B.H. ex rel. Hawk v. Easton Area Sch. Dist.

725 F.3d 293 (3d Cir. 2013)

 

RULE:

The scope of a public school's authority to restrict lewd, vulgar, profane, or plainly offensive speech should be evaluated under the following framework: (1) plainly lewd speech, which offends for the same reasons obscenity offends, may be categorically restricted regardless of whether it comments on political or social issues, (2) speech that does not rise to the level of plainly lewd but that a reasonable observer could interpret as lewd may be categorically restricted as long as it cannot plausibly be interpreted as commenting on political or social issues, and (3) speech that does not rise to the level of plainly lewd and that could plausibly be interpreted as commenting on political or social issues may not be categorically restricted.

FACTS:

The “Keep A *** Foundation”, a youth-focused global *** cancer organization, tried to educate 13 to 31 year-old women about *** cancer. In order to achieve this end, it partnered with other merchants to co-brand products that raise awareness. One of  those products was a silicone bracelets of assorted colors emblazoned with "I Boobies! (KEEP A ***)" and "check yurself! (KEEP A ***)." As intended, the "I Boobies" initiative was a hit with young women. Two middle-school students - B.H. and K.M. – purchased the bracelets before the 2010-2011 school year. B.H., K.M., and three other students wore the "I boobies! (KEEP A ***)" bracelets at appellant Easton Area Middle School during the 2010-2011 school year. A few teachers, after observing the students wear the bracelets every day for several weeks, considered whether they should take action. In September, four or five teachers asked the eighth-grade assistant principal, Amy Braxmeier, whether they should require students to remove the bracelets. The seventh-grade assistant principal, Anthony Viglianti, told the teachers that they should ask students to remove "wristbands that have the word 'boobie' written on them.” Subsequently, the school administrators announced the ban on bracelets containing the word “boobies.” Despite the announced ban on the bracelet in question, B.H. and K.M. still wore theirs at school. Consequently, the school administrators punished B.H. and K.M. by giving each of them one and a half days of in-school suspension and by forbidding them from attending the Winter Ball. Through their mothers, appelleees B.H. and K.M. sued appellant School District under 42 U.S.C. § 1983. They sought a temporary restraining order allowing them to attend the Winter Ball and a preliminary injunction against the bracelet ban. During the evidentiary hearing conducted by the District Court, it was discovered that the school administrators’ reason for punishing B.H. and K.M. was because they believed that the bracelets alleged sexual innuendo. According to the School District's witnesses, the Middle School assistant principals had conferred and concluded that the bracelets conveyed a sexual double entendre that could be harmful and confusing to students of different physical and sexual developmental levels. After the evidentiary hearing, the District Court preliminarily enjoined the School District's bracelet ban.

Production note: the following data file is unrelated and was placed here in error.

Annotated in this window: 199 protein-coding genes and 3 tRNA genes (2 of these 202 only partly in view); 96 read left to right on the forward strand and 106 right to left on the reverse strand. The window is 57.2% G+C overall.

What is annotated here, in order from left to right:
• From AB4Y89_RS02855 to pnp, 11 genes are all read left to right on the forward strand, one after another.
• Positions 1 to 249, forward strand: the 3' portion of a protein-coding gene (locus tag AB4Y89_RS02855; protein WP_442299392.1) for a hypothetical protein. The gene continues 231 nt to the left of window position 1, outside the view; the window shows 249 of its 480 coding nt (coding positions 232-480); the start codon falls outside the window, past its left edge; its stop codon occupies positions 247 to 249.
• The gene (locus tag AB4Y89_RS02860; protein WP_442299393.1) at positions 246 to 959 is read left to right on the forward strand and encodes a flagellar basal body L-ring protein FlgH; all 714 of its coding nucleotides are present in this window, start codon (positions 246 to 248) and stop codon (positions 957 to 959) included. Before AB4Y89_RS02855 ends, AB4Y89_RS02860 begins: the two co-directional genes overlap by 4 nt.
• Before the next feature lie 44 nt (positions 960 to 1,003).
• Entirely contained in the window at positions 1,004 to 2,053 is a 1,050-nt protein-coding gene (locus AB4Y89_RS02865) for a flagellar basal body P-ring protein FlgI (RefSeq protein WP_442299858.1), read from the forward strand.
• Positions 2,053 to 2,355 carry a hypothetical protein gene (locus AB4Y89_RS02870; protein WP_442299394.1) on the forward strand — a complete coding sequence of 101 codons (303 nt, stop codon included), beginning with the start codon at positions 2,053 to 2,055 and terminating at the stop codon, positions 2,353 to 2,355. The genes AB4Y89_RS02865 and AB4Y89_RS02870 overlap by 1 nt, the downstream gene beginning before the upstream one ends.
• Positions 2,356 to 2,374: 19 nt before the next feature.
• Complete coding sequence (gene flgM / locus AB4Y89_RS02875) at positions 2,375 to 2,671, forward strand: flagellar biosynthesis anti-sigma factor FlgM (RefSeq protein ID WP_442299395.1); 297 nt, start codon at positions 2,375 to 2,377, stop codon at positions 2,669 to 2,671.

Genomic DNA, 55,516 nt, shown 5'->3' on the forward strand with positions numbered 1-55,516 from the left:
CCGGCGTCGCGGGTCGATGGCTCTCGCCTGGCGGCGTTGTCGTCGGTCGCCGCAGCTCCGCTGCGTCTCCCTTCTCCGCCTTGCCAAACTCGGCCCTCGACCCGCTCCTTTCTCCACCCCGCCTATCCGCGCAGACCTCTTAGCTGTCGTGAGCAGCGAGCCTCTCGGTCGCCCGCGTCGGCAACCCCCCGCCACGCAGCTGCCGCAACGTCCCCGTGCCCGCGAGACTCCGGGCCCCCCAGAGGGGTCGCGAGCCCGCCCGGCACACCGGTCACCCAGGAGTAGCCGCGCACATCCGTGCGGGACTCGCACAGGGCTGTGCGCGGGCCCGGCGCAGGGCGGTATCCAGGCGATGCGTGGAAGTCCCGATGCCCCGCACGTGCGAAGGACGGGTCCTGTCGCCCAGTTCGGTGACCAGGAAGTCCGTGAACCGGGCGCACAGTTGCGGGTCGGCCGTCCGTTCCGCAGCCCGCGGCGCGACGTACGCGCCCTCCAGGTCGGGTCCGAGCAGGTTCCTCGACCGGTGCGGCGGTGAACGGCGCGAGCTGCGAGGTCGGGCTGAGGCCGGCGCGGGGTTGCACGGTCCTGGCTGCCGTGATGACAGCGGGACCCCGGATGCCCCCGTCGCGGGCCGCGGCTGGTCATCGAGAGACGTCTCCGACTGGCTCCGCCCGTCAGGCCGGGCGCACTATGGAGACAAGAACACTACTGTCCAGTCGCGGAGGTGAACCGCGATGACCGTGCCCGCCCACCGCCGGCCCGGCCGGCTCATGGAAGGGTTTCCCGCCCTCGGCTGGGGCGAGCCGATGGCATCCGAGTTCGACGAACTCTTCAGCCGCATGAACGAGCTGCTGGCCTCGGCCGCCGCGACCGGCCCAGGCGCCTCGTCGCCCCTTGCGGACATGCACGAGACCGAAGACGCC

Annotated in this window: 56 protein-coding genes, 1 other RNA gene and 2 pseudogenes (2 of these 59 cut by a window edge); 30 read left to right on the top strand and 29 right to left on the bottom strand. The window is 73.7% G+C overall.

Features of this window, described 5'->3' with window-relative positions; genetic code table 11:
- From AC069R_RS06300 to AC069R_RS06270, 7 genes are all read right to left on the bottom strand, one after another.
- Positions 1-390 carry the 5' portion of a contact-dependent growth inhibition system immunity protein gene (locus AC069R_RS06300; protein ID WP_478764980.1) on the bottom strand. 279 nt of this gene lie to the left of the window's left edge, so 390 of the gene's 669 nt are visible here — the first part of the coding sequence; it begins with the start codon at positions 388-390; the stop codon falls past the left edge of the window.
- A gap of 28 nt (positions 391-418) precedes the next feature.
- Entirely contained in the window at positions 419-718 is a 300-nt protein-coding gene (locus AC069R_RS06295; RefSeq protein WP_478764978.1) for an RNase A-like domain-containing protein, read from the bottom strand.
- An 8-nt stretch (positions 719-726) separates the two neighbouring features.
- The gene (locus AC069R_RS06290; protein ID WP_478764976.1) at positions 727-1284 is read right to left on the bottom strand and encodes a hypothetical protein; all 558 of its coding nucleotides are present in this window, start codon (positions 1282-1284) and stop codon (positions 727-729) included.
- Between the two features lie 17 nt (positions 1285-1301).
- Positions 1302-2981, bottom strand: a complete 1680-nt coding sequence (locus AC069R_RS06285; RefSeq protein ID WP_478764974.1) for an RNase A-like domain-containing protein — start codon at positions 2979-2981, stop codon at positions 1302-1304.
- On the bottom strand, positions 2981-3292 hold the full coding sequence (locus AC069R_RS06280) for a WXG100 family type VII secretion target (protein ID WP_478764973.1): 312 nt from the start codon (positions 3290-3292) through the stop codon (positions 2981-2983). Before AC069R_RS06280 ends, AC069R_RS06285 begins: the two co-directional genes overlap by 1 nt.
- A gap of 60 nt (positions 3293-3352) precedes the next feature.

ISSUE:

In a school speech case citing the First Amendment, can the public school administrators ban the students from wearing the bracelets with the words "I Boobies! (KEEP A BREAST)" printed on them?

ANSWER:

No.

CONCLUSION:

The United States Court of Appeals noted that it was again being asked to find the balance between a student's right to free speech and a school's need to control its educational environment. Affirming, the Court held that, under the First Amendment, the students' bracelets could not be categorically banned by the school district. The bracelets were part of a nationally recognized breast-cancer-awareness campaign and were not plainly lewd and because they commented on a social issue. The Court also held that the school district failed to show that the bracelets threatened to substantially disrupt the school. The Court, in analyzing school speech precedent, noted that although students do not "shed their constitutional rights to freedom of speech or expression at the schoolhouse gate," the First Amendment has to be applied in light of the special characteristics of the school environment" and thus students' rights to freedom of speech are not automatically coextensive with the rights of adults in other settings.

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